Progress—through Unlikely Partnership—with Wildlife Services
Two years ago, NRDC and Montana Wildlife Services warily shook hands and agreed to try an experimental project working with each other and with ranchers to install electrified (“turbo”) fladry around livestock pastures in wolf country throughout the western part of state. The project, and unlikely partnership, was a first for us both. We didn’t know if it would succeed or fail. We didn’t know if, despite our serious differences (such as on the use of M-44s), we would be able to work together toward a common goal of preventing livestock-predator conflicts. Two years later, I’m pleased to report that the collaboration has exceeded all expectations, and continues to open new doors for further cooperation.
When I last blogged about working with Wildlife Services, in February of last year, we had just spent our first day in the field setting up turbo fladry around a calving pasture in northwestern Montana. At the time, I wrote, “Of course, this effort is a small step. It’s one project in one state focused on a single tool.” Less than two years later, however, our joint efforts have grown to involve more than a dozen projects in four states using two different types of electric fencing. And all signs indicate our collaboration will only continue to expand. Here’s a quick update.
By the beginning of the summer in 2016, NRDC and Wildlife Services had completed our first season of installing, maintaining, and removing turbo fladry around several calving pastures in western Montana. Every pasture we worked in had experienced one or more wolf depredations in the recent past. While surrounded with fladry, not a single pasture experienced a depredation or loss.
Later that fall, NRDC worked with Wyoming Wildlife Services for the first time to set up fladry on a ranch near Jackson. In the weeks and days leading up to the project, wolves were killing cattle and, in response, Wildlife Services was killing wolves. The day we installed the fence, the killing stopped. That day, the agency also created a first-of-its-kind YouTube video discussing its use of fladry.
This year, with the help of NRDC’s first fencing technician, and the much-appreciated support of the National Wildlife Research Center (NWRC), we completed a second season of fladry projects with Montana Wildlife Services. Once again, while encircled by fladry, none of the protected pastures experienced a depredation or loss. In addition, and in another first, we worked with North Dakota Wildlife Services to install fladry around a sheep pasture experiencing coyote depredations. While the fladry was up, there were no attacks.
Meanwhile, we and Defenders of Wildlife split the cost with Wildlife Services of purchasing several more miles of fladry and related equipment (like energizers, posts, and insulators) for use in six additional western states: Washington, Oregon, California, Idaho, Utah, and Colorado. As a result, in less than two years, Wildlife Services went from owning no fladry in any western state to using or owning it in nine.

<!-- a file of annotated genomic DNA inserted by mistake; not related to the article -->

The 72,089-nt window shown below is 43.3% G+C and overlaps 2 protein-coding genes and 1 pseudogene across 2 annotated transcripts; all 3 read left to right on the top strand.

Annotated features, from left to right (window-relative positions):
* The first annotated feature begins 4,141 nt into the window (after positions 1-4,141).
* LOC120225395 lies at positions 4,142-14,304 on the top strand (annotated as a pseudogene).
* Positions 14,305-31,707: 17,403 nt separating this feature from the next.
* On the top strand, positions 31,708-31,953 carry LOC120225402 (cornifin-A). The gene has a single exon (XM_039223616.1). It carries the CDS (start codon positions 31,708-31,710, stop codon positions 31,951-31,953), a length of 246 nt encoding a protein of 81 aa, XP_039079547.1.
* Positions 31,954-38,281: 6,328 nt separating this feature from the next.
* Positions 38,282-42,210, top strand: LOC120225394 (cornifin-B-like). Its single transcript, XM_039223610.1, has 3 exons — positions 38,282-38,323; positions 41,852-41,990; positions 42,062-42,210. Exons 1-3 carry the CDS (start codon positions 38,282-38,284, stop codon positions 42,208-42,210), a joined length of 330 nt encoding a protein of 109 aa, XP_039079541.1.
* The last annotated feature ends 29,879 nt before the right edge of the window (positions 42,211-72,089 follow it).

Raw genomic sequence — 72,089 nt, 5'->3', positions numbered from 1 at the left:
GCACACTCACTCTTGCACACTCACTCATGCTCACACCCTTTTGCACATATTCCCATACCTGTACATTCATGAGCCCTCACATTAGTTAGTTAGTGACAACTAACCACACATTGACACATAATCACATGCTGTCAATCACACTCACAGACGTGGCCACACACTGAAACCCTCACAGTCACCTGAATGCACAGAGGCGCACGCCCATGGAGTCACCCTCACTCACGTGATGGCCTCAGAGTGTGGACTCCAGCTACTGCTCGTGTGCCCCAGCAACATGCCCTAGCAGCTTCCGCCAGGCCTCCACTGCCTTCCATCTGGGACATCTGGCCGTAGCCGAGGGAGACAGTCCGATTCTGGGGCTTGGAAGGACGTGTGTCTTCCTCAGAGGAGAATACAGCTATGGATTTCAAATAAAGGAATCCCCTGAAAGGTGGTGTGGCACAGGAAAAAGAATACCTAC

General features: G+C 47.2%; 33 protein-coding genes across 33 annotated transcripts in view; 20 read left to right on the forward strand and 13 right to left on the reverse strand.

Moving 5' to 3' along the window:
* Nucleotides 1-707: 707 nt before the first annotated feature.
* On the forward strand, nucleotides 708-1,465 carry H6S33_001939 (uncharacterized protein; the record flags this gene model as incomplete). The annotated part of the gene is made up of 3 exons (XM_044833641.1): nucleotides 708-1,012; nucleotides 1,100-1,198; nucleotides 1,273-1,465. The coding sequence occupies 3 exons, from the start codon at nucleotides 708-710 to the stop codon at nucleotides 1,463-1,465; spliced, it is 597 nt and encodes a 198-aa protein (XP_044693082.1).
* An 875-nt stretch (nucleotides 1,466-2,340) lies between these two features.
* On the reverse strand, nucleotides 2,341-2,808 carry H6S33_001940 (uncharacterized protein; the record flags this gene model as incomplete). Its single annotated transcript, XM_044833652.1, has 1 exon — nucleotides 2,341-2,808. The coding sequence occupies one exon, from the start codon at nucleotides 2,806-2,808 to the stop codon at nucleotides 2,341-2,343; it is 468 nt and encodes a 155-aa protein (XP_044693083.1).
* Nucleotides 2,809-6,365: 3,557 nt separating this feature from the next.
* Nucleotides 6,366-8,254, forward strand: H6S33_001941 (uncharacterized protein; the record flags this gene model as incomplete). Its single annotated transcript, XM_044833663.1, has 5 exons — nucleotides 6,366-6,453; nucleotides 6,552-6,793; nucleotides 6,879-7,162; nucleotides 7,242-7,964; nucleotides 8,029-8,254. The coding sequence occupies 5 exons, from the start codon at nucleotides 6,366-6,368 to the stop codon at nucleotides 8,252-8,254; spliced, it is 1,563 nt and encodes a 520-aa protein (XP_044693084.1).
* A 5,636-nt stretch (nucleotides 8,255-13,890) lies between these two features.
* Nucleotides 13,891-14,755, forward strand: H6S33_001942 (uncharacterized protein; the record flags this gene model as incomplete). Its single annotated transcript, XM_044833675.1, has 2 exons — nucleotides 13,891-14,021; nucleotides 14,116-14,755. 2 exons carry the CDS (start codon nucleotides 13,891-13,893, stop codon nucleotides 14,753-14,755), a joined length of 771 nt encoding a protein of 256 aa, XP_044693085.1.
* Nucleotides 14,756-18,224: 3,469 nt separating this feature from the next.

This summer, we also worked with Wildlife Services and Defenders of Wildlife’s expert fencer Russ Talmo to erect several permanent electric fences around bee yards owned by a honey producer in southcentral Montana to prevent black bear damage (and perhaps future grizzly bear damage). That led to an invitation to speak at the annual Montana Beekeepers Association convention, where we discussed the project and Russ described different fencing designs.
Then, this fall, Oregon Wildlife Services invited us to present on the use of fladry and other preventive measures at a workshop it held with Jackson County in Medford. A few weeks later, my NRDC colleague Katie Umekubo joined the agency and NWRC staff in placing fladry around a cattle pasture in the southwestern part of the state.
As a next step, we’re working with Montana Wildlife Services to help the agency hire a new, exclusively non-lethal position dedicated to installing both fladry and permanent electric fencing to protect livestock and other property. Hiring such a position would be yet another first for the agency, and we hope it could serve as a model for Wildlife Services in other states to consider adopting as well.
These developments are extremely encouraging, and our sincere hope is that they continue and expand. Because much more work needs to be done. Last year in Montana, at least 133 cattle and 77 sheep were killed by wolves and grizzlies, and many more by coyotes and other predators. As a result, Wildlife Services shot, trapped, or poisoned 56 wolves, nearly 7,000 coyotes, 143 foxes, 5 black bears, 2 grizzly bears, and 24 mountain lions, among many other species.
These numbers need to come down—some of them way down. Fortunately, every conflict we can prevent is another life or lives—domestic and wild—that we can potentially save. Collaborating with Wildlife Services, conservation colleagues, ranchers, and others has created more and more opportunities for all of us to use and promote proactive, non-lethal approaches as an effective alternative to endless and needless cycles of conflict and killing.
We look forward to another year of progress, partnerships, and common purpose in figuring out how we can all live a little more peacefully with our wild neighbors in Montana and beyond.